Millions of Americans watch as their nation’s best athletes go neck-and-neck with international Olympic competitors, but for the athletes, preparations begin long before the games officially start.
This year, four Hillsdale alumni tried out for a spot on an Olympic team for the Rio games: Kayla Caldwell, ‘13 in pole vaulting, Amanda Eccleston ‘12 in the 1500-meter run, Maurice Jones ‘15 in the 400-meter hurdles, and Emily Oren ‘16 in the 3000-meter steeplechase.
While none of them made the team, all plan to compete in the Olympic Trials again for a place in the 2020 Tokyo Olympics. Before then, these athletes will pour thousands of hours into their training.
Caldwell, Eccleston, and Oren were among more than 1,000 athletes to compete at the 2016 U.S. Olympic Trials for track and field. Jones competed for a spot on the Great Britain team.
Even with rigorous training and preparation, the Olympic hopefuls who compete in the trials face many environmental challenges even before their event begins. Jet lag, unfamiliar locations, and severe weather can prevent athletes from performing their best.
“You always see results, but the biggest part is just getting into the meet,” Caldwell said. “Anything can happen — what you’ve jumped previously doesn’t really have any bearing on that day.”
Even on a good day, athletes still must contend with the tough competition present at the Olympic Trials.
“The American trials is considered in some events to be harder than the Olympics,” Jones said. “You have some of the fastest people running in the trials, but they only take two or three of them. In the Olympics, you have people from other countries who make the team on lesser times.”
Both Oren and Jones said they learned a lot from their first experience at the trials, and will continue to train for the next Olympics. Oren said running in front of 22,000 spectators was much different from her previous races with smaller audiences.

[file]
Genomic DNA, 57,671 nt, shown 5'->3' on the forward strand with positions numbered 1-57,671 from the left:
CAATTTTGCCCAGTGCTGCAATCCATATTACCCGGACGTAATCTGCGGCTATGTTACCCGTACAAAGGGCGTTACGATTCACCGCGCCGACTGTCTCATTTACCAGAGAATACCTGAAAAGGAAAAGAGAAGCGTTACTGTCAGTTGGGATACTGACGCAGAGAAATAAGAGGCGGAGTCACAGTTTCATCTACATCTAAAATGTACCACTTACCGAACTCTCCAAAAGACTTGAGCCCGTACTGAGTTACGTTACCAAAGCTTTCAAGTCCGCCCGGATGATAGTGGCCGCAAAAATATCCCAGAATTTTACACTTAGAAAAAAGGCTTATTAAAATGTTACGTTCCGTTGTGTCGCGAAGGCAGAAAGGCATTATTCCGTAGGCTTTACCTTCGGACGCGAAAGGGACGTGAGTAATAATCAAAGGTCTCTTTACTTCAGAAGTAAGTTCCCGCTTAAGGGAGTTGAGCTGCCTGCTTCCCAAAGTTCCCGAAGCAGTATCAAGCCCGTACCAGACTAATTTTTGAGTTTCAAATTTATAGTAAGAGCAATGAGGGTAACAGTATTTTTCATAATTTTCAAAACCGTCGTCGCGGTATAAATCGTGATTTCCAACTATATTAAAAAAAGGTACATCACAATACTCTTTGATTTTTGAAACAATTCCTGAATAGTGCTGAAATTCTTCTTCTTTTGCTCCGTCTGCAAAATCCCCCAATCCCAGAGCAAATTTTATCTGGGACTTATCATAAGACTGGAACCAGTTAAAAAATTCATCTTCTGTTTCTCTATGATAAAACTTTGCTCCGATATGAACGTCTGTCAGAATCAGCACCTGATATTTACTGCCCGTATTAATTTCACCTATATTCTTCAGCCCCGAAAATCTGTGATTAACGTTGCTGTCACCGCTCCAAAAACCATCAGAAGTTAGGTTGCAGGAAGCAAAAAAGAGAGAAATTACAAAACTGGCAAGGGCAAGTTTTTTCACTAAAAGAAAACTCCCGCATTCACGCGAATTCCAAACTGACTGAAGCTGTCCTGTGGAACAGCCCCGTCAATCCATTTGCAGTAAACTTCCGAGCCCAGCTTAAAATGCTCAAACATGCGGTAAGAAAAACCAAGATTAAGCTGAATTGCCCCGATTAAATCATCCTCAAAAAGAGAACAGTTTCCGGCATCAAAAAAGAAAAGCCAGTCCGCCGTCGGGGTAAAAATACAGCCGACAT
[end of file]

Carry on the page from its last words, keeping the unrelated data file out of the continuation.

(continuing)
“Four years ago, I would never have thought that I’d be competing in the trials, much less hoping to go to the Olympics,” Oren said. “It’s completely different to run at that level compared to what I’ve been doing, so it was good to have that experience.”
For Caldwell, who said she has wanted to be an Olympic athlete since the age of 5, the trials were comparable to her other pole-vaulting competitions.
“It just felt like another meet, really, because the girls I jumped with at the trials are the girls I jump with at all the big competitions throughout the year,” she said.
Oren said apart from competing, she enjoyed watching Eccleston’s race. Eccleston was only 0.03 seconds slower than the third-place qualifier.
“Probably the most exciting part of it was watching that, just because it’s someone from Hillsdale who’s doing what I want to be doing,” Oren said.
Each alumnus watched the Olympic events they competed in at the trials, and many also watched their friends who went on to compete in other events at the 2016 Games. Caldwell snapchatted an Olympic pole vaulter the morning he won bronze, and Jones had international friends competing for many countries from Sierra Leone to Sweden.
There are many significant races before the 2020 Olympics, including the 2017 London World Championships in Athletics. Between now and then, Olympic hopefuls must continue to persevere in their training.
“You have gold medalists in the Olympics still working day jobs to pay their way because there aren’t million dollar deals being done every day,” Jones said.